The Most Unlikely Disciple

(This blog is adapted from the first chapter of Rich’s soon to be released book, Grappling with God: The Battle for Authentic Faith. This book follows the life transforming work being done for over 20 years at the Center for Christian Life Enrichment.)

“For the Son of Man came to seek and to save the lost.” Luke 19:10

My wife, Sue, and I had just moved to Corvallis, OR. This was our first assignment in the campus ministry we had recently joined the staff of. We had chosen our church home and were starting to make friends. I was both hesitant and hungry to form new relationships.  One Sunday I noticed a guy smoking cigarettes in the parking lot in between services. I was immediately drawn to him and started talking to him. Instantly, Dennis and I became buddies.

What was I looking for? Was I looking for a rebellious smoking brother? No, I think I was looking for authenticity. I was looking for someone I could trust to be him or herself. I had noticed that once people, including myself, placed their faith in Christ, they slowly became more secretive about their struggles. They seemed to feel the need to foster the illusion that they were pure and perfect. I often found people outside the faith to be more open and honest about how they were struggling and hurting.

Christians often stress the difference between themselves and non-believers. There are a number of words used to describe those who are outside the fold—unbelievers, non-Christians, seekers, sinners, and those who are lost. Those who go to great lengths to emphasize the distinction scare me. It has often been my experience that those who think they are found are often the most lost. Those who think they are lost know it and are open to help.

Christians, like any identified group of people, naturally want to delineate themselves as a unique and distinct tribe. We are like animals and seek the security of forming packs, gangs, clans and tribes. Unfortunately, one of the side effects of this clannish tendency is that we feel compelled to emphasize why our clan is superior to all those around us. Tribalism offers security while fostering division, distrust and enmity. We become quick to judge who is inside and who is outside our community.

The story of Zacchaeus in the Gospel of Luke (19:1-10) speaks to this human tendency.  Jesus was walking through Jericho. His fellow countrymen hated Zacchaeus, the chief tax collector, because he worked for the Roman occupiers and was compensated according to the amount of money above and beyond the taxes he collected.  He was extremely powerful and wealthy. He was seen as corrupt, immoral, unprincipled, and a defector. His old gang, known as the JJ’s (Jews of Jericho), despised him.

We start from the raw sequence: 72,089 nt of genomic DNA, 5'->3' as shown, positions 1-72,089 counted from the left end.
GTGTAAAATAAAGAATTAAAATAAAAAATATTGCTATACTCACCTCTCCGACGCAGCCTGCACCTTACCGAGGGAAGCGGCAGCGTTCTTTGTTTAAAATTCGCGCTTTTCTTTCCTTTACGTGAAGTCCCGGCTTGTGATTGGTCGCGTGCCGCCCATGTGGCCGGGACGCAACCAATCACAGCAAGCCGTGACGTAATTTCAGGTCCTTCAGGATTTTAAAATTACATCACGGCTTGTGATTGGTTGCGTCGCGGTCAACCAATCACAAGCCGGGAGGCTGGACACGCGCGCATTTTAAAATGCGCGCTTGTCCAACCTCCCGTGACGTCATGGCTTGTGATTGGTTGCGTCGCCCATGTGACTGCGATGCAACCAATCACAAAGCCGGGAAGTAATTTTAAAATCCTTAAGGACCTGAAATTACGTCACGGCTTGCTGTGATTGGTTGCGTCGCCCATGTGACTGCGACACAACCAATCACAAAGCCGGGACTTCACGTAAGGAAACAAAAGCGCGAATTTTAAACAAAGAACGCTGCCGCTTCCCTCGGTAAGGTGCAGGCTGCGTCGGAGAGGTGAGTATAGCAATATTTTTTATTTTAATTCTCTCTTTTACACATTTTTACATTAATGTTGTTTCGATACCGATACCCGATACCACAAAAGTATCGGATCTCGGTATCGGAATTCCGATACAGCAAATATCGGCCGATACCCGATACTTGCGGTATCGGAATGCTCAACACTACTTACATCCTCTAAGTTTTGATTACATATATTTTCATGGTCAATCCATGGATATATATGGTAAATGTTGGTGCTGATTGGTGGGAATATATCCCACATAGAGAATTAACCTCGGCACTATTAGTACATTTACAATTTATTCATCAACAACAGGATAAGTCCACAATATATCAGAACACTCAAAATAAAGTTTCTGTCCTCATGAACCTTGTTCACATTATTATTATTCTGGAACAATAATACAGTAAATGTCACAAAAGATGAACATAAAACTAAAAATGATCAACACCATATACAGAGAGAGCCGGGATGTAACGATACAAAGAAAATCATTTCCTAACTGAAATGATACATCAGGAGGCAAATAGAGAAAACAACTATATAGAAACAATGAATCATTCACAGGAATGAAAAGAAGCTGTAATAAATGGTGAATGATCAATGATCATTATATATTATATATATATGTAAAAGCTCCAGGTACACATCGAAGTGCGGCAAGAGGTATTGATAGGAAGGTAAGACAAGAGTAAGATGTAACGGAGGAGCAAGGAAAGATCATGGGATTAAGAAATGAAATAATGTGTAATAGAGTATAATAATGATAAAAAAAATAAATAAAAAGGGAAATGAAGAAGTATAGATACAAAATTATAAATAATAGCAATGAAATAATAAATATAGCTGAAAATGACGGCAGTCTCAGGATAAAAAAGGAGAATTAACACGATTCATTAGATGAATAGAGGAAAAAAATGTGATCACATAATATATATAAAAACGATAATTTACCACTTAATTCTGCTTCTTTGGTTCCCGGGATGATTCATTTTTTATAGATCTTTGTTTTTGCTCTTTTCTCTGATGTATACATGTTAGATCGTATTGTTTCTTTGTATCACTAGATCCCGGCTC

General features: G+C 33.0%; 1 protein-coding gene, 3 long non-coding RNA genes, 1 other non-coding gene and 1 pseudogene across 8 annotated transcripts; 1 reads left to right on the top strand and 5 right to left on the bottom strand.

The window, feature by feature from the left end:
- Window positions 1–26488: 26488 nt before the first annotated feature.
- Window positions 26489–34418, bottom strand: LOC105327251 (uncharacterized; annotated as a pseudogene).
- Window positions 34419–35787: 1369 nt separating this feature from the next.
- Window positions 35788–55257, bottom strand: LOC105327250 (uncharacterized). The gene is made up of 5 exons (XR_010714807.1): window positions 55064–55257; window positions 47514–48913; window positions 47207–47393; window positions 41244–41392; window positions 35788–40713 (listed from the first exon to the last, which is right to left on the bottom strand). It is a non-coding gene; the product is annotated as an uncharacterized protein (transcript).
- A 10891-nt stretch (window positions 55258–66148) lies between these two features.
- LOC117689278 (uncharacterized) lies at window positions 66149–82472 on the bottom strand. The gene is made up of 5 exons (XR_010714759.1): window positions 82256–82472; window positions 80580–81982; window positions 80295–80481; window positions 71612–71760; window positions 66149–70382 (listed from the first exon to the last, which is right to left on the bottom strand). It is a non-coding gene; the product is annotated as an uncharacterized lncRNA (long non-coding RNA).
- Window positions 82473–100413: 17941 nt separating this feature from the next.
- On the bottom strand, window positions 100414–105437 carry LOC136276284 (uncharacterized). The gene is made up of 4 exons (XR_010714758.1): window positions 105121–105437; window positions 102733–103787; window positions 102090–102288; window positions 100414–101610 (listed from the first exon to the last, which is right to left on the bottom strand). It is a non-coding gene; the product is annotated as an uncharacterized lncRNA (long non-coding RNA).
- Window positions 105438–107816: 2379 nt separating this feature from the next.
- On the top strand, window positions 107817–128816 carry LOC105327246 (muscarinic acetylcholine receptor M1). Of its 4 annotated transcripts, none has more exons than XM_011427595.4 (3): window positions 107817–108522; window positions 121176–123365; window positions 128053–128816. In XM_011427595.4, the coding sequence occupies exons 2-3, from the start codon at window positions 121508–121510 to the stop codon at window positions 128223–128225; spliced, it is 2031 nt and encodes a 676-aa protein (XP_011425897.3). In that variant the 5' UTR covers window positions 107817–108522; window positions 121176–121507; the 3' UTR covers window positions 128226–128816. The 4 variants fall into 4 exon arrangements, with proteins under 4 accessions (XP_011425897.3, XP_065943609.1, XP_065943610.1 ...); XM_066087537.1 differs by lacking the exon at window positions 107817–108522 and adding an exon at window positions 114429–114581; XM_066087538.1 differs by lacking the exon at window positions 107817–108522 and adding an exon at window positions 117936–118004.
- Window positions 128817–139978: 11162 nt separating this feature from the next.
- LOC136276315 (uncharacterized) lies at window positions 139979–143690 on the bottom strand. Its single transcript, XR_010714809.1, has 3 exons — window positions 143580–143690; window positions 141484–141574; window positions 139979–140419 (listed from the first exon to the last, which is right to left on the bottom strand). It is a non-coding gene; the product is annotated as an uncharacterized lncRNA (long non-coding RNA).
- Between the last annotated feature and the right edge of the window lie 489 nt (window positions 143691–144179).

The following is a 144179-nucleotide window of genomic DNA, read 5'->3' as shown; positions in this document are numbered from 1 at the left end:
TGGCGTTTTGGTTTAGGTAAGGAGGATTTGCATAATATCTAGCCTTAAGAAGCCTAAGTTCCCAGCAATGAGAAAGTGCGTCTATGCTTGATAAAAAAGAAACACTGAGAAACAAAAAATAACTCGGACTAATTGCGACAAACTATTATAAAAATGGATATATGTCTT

Jesus was walking through town and Zacchaeus desperately wanted to see him. In addition to being undesirable, he was of small stature and could not see above the crowds. He ran ahead and climbed a tree in order to see Jesus and possibly get his attention. Why would this guy be so interested in Jesus? He would seem like the most unlikely candidate. He had what everyone wanted—position, power, and lots of money.

As Jesus was walking by, he looked up in the tree and saw Zacchaeus. He called him by name and said that he needed to stay at his house. Zacchaeus immediately came down and enthusiastically invited Jesus to come to his house. Zacchaeus was so moved, he repented of his evils and declared his intention to make amends to all those he had cheated.

What a sudden turn of events. Zacchaeus was now in good shape while those around him were dying. How could the tables have turned so quickly? Of all the people to show kindness to–why would he have to give grace to Zacchaeus? He’s a reprobate and a traitor. The disciples liked Jesus’ message of compassion and forgiveness; however, they wanted Jesus for themselves and their community.

Zacchaeus was the most unlikely disciple. But, was he really? We all long to belong and be loved and accepted. We are divinely designed—hard wired—with a hunger for intimacy and community. Even though Zach apparently had everything, he more than anyone knew he was lost and lonely. He was starving for deeper and more meaningful relationships.

His strategies for finding satisfaction had failed. He was unashamed of his hunger for relationship with Jesus. Instead of hiding, Zacchaeus hurled himself toward Jesus. He knew his ways were not working. He was ready to give up everything in order to taste the bread of life.

May we never forget that we too are lost. Let’s all go climb a tree and cry out to be seen by a God who knows our hunger. He also knows our name and wants relationship with us regardless of what we have done. Let’s tear down the walls that divide us and rally around our universal hunger for intimate and authentic relationship with one another.

Listen to the words of the Apostle Paul, who too was tempted to judge others instead of showing mercy and grace.

You, therefore, have no excuse, you who pass judgment on someone else, for at whatever point you judge another, you are condemning yourself, because you who pass judgment do the same things. Now we know that God’s judgment against those who do such things is based on truth. So when you, a mere human being, pass judgment on them and yet do the same things, do you think you will escape God’s judgment? Or do you show contempt for the riches of his kindness, forbearance and patience, not realizing that God’s kindness is intended to lead you to repentance? Romans 2:1-4

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Published: 23.08.2011 / 05:26 AM

Category: Grappling with God,Relationships,Spiritual Growth

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